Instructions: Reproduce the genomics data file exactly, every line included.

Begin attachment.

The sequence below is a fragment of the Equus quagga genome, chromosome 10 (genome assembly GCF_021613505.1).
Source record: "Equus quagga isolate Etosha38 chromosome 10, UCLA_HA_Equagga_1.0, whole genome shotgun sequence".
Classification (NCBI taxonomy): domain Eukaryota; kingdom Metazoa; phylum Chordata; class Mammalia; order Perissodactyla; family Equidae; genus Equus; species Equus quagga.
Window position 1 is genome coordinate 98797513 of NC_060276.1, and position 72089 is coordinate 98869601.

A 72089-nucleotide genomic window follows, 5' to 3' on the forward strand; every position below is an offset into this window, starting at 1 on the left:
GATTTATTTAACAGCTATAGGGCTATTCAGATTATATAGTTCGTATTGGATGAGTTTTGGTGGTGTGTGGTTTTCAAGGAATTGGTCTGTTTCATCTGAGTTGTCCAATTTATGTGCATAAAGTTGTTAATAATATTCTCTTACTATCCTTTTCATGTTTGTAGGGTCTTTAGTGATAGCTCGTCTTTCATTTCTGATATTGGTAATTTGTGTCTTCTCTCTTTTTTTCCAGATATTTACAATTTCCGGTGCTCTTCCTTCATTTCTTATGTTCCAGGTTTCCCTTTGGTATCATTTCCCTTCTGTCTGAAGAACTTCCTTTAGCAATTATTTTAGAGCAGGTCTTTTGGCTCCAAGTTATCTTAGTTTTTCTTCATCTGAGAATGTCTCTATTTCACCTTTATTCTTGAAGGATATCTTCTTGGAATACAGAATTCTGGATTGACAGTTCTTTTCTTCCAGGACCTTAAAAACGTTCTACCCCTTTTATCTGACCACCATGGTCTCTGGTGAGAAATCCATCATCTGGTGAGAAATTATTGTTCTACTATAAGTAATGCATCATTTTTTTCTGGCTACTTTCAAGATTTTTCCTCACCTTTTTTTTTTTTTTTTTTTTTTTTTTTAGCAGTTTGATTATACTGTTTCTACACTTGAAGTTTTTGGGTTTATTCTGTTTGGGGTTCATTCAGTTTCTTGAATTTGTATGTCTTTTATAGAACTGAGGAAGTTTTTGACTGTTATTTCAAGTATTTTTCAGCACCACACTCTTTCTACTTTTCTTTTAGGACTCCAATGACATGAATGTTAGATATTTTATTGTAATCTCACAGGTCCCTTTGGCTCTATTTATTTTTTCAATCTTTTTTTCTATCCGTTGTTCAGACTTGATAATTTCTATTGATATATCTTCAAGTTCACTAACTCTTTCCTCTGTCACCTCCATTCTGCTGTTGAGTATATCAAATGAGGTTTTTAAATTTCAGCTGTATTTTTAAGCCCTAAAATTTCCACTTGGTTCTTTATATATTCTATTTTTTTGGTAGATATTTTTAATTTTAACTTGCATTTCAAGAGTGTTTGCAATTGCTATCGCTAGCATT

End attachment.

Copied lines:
The sequence below is a fragment of the Equus quagga genome, chromosome 10 (genome assembly GCF_021613505.1).
Source record: "Equus quagga isolate Etosha38 chromosome 10, UCLA_HA_Equagga_1.0, whole genome shotgun sequence".
Classification (NCBI taxonomy): domain Eukaryota; kingdom Metazoa; phylum Chordata; class Mammalia; order Perissodactyla; family Equidae; genus Equus; species Equus quagga.
Window position 1 is genome coordinate 98797513 of NC_060276.1, and position 72089 is coordinate 98869601.

A 72089-nucleotide genomic window follows, 5' to 3' on the forward strand; every position below is an offset into this window, starting at 1 on the left:
GATTTATTTAACAGCTATAGGGCTATTCAGATTATATAGTTCGTATTGGATGAGTTTTGGTGGTGTGTGGTTTTCAAGGAATTGGTCTGTTTCATCTGAGTTGTCCAATTTATGTGCATAAAGTTGTTAATAATATTCTCTTACTATCCTTTTCATGTTTGTAGGGTCTTTAGTGATAGCTCGTCTTTCATTTCTGATATTGGTAATTTGTGTCTTCTCTCTTTTTTTCCAGATATTTACAATTTCCGGTGCTCTTCCTTCATTTCTTATGTTCCAGGTTTCCCTTTGGTATCATTTCCCTTCTGTCTGAAGAACTTCCTTTAGCAATTATTTTAGAGCAGGTCTTTTGGCTCCAAGTTATCTTAGTTTTTCTTCATCTGAGAATGTCTCTATTTCACCTTTATTCTTGAAGGATATCTTCTTGGAATACAGAATTCTGGATTGACAGTTCTTTTCTTCCAGGACCTTAAAAACGTTCTACCCCTTTTATCTGACCACCATGGTCTCTGGTGAGAAATCCATCATCTGGTGAGAAATTATTGTTCTACTATAAGTAATGCATCATTTTTTTCTGGCTACTTTCAAGATTTTTCCTCACCTTTTTTTTTTTTTTTTTTTTTTTTTTTAGCAGTTTGATTATACTGTTTCTACACTTGAAGTTTTTGGGTTTATTCTGTTTGGGGTTCATTCAGTTTCTTGAATTTGTATGTCTTTTATAGAACTGAGGAAGTTTTTGACTGTTATTTCAAGTATTTTTCAGCACCACACTCTTTCTACTTTTCTTTTAGGACTCCAATGACATGAATGTTAGATATTTTATTGTAATCTCACAGGTCCCTTTGGCTCTATTTATTTTTTCAATCTTTTTTTCTATCCGTTGTTCAGACTTGATAATTTCTATTGATATATCTTCAAGTTCACTAACTCTTTCCTCTGTCACCTCCATTCTGCTGTTGAGTATATCAAATGAGGTTTTTAAATTTCAGCTGTATTTTTAAGCCCTAAAATTTCCACTTGGTTCTTTATATATTCTATTTTTTTGGTAGATATTTTTAATTTTAACTTGCATTTCAAGAGTGTTTGCAATTGCTATCGCTAGCATT